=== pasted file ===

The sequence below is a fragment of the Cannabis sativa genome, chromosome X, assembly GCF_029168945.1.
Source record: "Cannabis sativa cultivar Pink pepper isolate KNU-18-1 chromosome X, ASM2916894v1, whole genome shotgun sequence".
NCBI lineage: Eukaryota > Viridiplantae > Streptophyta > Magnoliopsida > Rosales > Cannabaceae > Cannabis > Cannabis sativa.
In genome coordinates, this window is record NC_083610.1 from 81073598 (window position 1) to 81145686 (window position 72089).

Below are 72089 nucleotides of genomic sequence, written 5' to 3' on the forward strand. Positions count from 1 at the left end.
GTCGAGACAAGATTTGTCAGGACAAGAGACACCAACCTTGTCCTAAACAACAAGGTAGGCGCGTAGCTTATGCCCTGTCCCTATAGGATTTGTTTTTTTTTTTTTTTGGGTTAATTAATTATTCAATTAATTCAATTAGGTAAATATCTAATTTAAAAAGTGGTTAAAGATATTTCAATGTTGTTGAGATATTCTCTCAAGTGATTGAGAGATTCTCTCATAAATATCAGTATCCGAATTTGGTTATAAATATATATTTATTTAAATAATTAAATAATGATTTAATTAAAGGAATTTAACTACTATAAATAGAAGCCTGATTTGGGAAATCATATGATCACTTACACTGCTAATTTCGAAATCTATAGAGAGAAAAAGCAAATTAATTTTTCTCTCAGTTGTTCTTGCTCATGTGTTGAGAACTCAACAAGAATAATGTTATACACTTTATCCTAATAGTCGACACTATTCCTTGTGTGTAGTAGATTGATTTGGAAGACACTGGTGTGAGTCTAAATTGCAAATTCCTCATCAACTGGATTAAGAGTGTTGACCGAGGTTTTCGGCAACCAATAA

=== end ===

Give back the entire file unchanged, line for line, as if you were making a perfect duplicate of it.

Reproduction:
The sequence below is a fragment of the Cannabis sativa genome, chromosome X, assembly GCF_029168945.1.
Source record: "Cannabis sativa cultivar Pink pepper isolate KNU-18-1 chromosome X, ASM2916894v1, whole genome shotgun sequence".
NCBI lineage: Eukaryota > Viridiplantae > Streptophyta > Magnoliopsida > Rosales > Cannabaceae > Cannabis > Cannabis sativa.
In genome coordinates, this window is record NC_083610.1 from 81073598 (window position 1) to 81145686 (window position 72089).

Below are 72089 nucleotides of genomic sequence, written 5' to 3' on the forward strand. Positions count from 1 at the left end.
GTCGAGACAAGATTTGTCAGGACAAGAGACACCAACCTTGTCCTAAACAACAAGGTAGGCGCGTAGCTTATGCCCTGTCCCTATAGGATTTGTTTTTTTTTTTTTTTGGGTTAATTAATTATTCAATTAATTCAATTAGGTAAATATCTAATTTAAAAAGTGGTTAAAGATATTTCAATGTTGTTGAGATATTCTCTCAAGTGATTGAGAGATTCTCTCATAAATATCAGTATCCGAATTTGGTTATAAATATATATTTATTTAAATAATTAAATAATGATTTAATTAAAGGAATTTAACTACTATAAATAGAAGCCTGATTTGGGAAATCATATGATCACTTACACTGCTAATTTCGAAATCTATAGAGAGAAAAAGCAAATTAATTTTTCTCTCAGTTGTTCTTGCTCATGTGTTGAGAACTCAACAAGAATAATGTTATACACTTTATCCTAATAGTCGACACTATTCCTTGTGTGTAGTAGATTGATTTGGAAGACACTGGTGTGAGTCTAAATTGCAAATTCCTCATCAACTGGATTAAGAGTGTTGACCGAGGTTTTCGGCAACCAATAA